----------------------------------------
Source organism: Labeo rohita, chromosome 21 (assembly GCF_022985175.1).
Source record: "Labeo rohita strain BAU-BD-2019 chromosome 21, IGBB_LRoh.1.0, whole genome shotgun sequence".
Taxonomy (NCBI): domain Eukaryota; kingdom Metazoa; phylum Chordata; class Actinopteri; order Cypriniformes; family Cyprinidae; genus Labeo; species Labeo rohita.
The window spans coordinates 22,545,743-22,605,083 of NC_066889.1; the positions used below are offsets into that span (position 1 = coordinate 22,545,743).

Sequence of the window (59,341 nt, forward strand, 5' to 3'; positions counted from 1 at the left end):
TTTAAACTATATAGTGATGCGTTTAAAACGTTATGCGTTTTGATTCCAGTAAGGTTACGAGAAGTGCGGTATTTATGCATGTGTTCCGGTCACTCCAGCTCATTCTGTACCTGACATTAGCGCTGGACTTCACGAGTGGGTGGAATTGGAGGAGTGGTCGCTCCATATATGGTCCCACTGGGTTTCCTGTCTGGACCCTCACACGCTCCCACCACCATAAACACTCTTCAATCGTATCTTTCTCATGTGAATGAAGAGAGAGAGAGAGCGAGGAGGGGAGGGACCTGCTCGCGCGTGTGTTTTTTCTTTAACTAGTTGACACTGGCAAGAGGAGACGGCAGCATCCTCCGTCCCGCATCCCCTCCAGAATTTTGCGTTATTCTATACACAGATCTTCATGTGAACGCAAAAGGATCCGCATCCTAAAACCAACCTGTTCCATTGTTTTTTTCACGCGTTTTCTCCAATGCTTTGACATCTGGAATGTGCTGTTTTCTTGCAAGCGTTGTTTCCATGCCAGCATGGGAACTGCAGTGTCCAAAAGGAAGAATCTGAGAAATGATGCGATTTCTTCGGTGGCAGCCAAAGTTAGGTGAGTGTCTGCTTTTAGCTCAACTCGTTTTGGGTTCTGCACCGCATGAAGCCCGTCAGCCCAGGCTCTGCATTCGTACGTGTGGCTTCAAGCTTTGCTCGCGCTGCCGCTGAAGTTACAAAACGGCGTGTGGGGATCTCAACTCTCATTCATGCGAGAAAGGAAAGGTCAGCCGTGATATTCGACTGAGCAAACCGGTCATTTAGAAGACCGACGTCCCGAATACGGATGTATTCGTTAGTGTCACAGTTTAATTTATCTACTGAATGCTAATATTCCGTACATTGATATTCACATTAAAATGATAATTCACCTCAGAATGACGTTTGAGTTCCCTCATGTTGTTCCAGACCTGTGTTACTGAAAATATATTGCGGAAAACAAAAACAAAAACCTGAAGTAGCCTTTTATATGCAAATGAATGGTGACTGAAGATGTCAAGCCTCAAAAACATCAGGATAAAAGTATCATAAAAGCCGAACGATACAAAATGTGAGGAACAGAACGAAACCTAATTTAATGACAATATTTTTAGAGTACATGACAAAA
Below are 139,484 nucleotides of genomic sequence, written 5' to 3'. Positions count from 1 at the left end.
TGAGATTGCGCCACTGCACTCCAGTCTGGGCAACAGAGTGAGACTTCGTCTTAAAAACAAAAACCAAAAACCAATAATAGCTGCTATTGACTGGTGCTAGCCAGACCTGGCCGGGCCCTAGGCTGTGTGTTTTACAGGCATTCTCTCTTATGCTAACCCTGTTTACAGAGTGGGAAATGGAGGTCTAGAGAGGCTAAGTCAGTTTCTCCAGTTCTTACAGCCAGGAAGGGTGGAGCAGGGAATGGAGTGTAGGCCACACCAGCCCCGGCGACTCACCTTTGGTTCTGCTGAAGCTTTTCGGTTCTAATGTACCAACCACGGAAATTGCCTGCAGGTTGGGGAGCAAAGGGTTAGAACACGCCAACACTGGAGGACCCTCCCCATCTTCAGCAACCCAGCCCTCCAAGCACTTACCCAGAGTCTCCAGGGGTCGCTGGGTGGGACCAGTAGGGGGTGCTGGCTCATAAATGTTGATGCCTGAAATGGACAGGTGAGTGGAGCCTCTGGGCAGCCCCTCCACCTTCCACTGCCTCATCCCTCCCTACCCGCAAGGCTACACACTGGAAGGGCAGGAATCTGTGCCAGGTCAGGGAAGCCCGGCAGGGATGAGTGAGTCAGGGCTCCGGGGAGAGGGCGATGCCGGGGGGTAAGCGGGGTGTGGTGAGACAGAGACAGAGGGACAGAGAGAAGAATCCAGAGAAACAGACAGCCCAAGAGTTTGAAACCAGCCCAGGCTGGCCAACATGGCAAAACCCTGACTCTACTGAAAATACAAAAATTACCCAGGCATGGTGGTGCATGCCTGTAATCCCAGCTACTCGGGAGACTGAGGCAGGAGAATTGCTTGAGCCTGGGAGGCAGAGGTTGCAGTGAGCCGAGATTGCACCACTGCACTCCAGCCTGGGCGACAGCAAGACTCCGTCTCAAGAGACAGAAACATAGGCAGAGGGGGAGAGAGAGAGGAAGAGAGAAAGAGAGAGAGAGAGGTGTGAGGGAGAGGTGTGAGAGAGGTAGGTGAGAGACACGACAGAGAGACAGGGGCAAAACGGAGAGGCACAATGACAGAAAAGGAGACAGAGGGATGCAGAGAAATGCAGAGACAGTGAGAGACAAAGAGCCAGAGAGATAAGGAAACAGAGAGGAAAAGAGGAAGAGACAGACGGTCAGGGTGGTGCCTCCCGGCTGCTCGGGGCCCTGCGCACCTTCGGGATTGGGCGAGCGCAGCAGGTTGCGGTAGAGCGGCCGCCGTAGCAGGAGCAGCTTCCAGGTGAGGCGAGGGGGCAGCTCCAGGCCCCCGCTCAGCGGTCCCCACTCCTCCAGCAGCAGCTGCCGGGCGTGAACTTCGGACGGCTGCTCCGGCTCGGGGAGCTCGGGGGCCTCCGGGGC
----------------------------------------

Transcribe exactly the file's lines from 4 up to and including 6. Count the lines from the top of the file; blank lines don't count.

The window spans coordinates 22,545,743-22,605,083 of NC_066889.1; the positions used below are offsets into that span (position 1 = coordinate 22,545,743).

Sequence of the window (59,341 nt, forward strand, 5' to 3'; positions counted from 1 at the left end):
TTTAAACTATATAGTGATGCGTTTAAAACGTTATGCGTTTTGATTCCAGTAAGGTTACGAGAAGTGCGGTATTTATGCATGTGTTCCGGTCACTCCAGCTCATTCTGTACCTGACATTAGCGCTGGACTTCACGAGTGGGTGGAATTGGAGGAGTGGTCGCTCCATATATGGTCCCACTGGGTTTCCTGTCTGGACCCTCACACGCTCCCACCACCATAAACACTCTTCAATCGTATCTTTCTCATGTGAATGAAGAGAGAGAGAGAGCGAGGAGGGGAGGGACCTGCTCGCGCGTGTGTTTTTTCTTTAACTAGTTGACACTGGCAAGAGGAGACGGCAGCATCCTCCGTCCCGCATCCCCTCCAGAATTTTGCGTTATTCTATACACAGATCTTCATGTGAACGCAAAAGGATCCGCATCCTAAAACCAACCTGTTCCATTGTTTTTTTCACGCGTTTTCTCCAATGCTTTGACATCTGGAATGTGCTGTTTTCTTGCAAGCGTTGTTTCCATGCCAGCATGGGAACTGCAGTGTCCAAAAGGAAGAATCTGAGAAATGATGCGATTTCTTCGGTGGCAGCCAAAGTTAGGTGAGTGTCTGCTTTTAGCTCAACTCGTTTTGGGTTCTGCACCGCATGAAGCCCGTCAGCCCAGGCTCTGCATTCGTACGTGTGGCTTCAAGCTTTGCTCGCGCTGCCGCTGAAGTTACAAAACGGCGTGTGGGGATCTCAACTCTCATTCATGCGAGAAAGGAAAGGTCAGCCGTGATATTCGACTGAGCAAACCGGTCATTTAGAAGACCGACGTCCCGAATACGGATGTATTCGTTAGTGTCACAGTTTAATTTATCTACTGAATGCTAATATTCCGTACATTGATATTCACATTAAAATGATAATTCACCTCAGAATGACGTTTGAGTTCCCTCATGTTGTTCCAGACCTGTGTTACTGAAAATATATTGCGGAAAACAAAAACAAAAACCTGAAGTAGCCTTTTATATGCAAATGAATGGTGACTGAAGATGTCAAGCCTCAAAAACATCAGGATAAAAGTATCATAAAAGCCGAACGATACAAAATGTGAGGAACAGAACGAAACCTAATTTAATGACAATATTTTTAGAGTACATGACAAAA